I find ABC's other big hit, Desperate Housewives, compelling and appealing in every possible way! It's really hard to pull off such a crazy blend of serious drama, mystery, comedy and camp, and they're doing an amazing job. Casting is probably everything, and I care deeply about every one of these characters, including the "bad" ones. I don't really care about Mary Alice much at all (though I do like Brenda Strong and wish they'd give her more flashbacks), and just love watching these people's lives unfold. Which is a good thing, because (unlike Lost) they'll have to solve the mystery eventually, but it seems like there are plenty of stories to keep the show going. Someone has learned from the mistakes of Twin Peaks, which tried to suddenly introduce a bunch of plots in the second season after nobody cared about Laura Palmer anymore. In a way, Who Killed Mary Alice has become a "B" plot already, behind the live women's lives and family dramas, and that's a very good thing. Though all the elements are familiar, I can't think of another show that's been structured quite like this, and the gamble seems to be paying off. Yay! An entirely good review of something!


The West Wing has been alternately exciting and dull since the New Year. I love what's been going on in the White House this season. The MS stuff is a little heavy-handed and maudlin, but it's nice that they've come back to it, and that early storyline has some real consequences. It also gives Stockard Channing more to do after being pretty wasted last year. CJ as the chief of staff was a brilliant way to shake it up, and showcase Allison Janney in a way she hasn't been in a while. The writing's back on track, and far more Sorkin-esque than it's been since he left. The old characters feel like themselves again.

The new characters are tricky though. I don't understand how Josh Malina (I always think of him as Jeremy from Sports Night and can't seem to remember his WW character's name) went from being the hot young go-getter Democrat on the crazy mission for the underdog, to a complete asshole driven by blind ambition. It doesn't make any kind of sense. And did they ever replace Sam? I adore Kristen Chenowith, but they have to move her beyond cute and chirpy soon. This is the White House, after all.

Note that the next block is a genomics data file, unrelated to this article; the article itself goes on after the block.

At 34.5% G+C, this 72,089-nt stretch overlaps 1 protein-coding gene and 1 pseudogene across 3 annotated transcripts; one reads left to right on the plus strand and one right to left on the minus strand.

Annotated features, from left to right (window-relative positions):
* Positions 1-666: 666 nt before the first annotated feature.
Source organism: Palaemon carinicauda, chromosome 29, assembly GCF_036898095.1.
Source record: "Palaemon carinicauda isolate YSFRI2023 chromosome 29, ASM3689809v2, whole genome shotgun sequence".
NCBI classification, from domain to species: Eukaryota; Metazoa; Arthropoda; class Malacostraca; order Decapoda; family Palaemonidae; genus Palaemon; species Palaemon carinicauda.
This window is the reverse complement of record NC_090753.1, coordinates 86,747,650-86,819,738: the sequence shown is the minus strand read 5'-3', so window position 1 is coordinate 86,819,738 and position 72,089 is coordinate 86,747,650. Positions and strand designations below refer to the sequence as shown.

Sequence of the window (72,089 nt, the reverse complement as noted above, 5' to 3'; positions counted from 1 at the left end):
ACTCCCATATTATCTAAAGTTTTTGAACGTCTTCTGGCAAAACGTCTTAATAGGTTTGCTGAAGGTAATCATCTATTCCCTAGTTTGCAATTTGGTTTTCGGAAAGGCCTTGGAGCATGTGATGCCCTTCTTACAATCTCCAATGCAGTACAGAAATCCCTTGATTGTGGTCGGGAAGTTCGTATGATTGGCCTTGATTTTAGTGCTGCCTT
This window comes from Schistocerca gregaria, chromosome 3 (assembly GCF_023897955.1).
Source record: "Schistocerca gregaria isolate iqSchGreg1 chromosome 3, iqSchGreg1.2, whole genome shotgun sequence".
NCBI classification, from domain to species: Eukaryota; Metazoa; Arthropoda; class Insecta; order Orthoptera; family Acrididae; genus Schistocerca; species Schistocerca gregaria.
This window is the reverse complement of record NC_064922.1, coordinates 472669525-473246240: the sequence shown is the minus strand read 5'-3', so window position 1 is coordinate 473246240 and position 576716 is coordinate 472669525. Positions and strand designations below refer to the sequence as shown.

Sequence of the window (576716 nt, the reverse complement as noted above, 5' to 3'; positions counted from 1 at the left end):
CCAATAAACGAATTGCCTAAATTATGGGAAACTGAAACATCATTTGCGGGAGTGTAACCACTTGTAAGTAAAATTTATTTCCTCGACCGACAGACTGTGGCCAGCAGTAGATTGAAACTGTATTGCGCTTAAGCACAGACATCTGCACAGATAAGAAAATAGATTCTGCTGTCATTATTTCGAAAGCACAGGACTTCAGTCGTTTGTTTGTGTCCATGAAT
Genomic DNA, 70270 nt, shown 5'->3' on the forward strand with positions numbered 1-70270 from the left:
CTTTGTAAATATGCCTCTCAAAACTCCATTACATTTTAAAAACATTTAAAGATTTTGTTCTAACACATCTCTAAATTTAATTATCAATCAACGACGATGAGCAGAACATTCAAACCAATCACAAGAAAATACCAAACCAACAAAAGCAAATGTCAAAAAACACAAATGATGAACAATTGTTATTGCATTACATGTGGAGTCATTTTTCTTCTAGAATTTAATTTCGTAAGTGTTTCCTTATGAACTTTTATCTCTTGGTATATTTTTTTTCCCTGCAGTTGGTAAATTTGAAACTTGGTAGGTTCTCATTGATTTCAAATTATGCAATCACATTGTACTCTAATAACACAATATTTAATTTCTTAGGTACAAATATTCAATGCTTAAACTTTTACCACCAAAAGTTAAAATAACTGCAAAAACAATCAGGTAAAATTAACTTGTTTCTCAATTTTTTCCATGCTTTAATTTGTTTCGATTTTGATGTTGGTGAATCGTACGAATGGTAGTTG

More problematic for me are the campaign episodes, happening every other week. Good things never come of splitting up an ensemble this good, so having Josh and Donna out on their own (and not even together) is a problem. As is showcasing asshole Will (that's his name! Will Bailey!). But mostly these episodes just bore me to death. I know they're essential to the longevity of the series, and I suppose they think they're letting us in on an important part of the political process, but we've seen far better campaign material in flashbacks to Bartlet's. And then there's the problem of Jimmy Smitts being dull. I like Jimmy Smitts, generally, but this character and everything about his plot make me yawn. I do love the prospect of him becoming president, though, because his wife is played by the fabulous Teri Polo (unsung straight-woman of Meet the Parents/Fockers, and Dan's love interest from Sports Night) and it'd be fun to see her play the First Lady. It's hard, though, to know that the "race" is between Smitts and Alan Alda (there was a great article in the Times about the future of the show a few weeks ago), because it makes it impossible to care about Santos' "struggle" against Russell and Hoynes. Plus, Alda has proved more charismatic and fun in three scenes than Smitts has in half a season, but I doubt they'll actually go with a Republican winner since it would mean losing the entire current cast, instead of just a few of them.

This week was the first campaign episode I've found moderately interesting, and I wonder if that was actually calculated, since it was also the first time the fictional voters found Santos interesting. Well, I'm curious to see where it all goes, and like I said before I'm pretty invested in this show after six years. At least it's great half the time…


Okay, it's getting late and I'm getting sleepy, but I've been trying to get this post up for days (I'll post about why Judgment Call has been neglected for so long soon too), so I'm going to make this one a two-parter. Tomorrow, The OC, Everwood, Jack and Bobby, Carnivale and Unscripted! Stay tuned...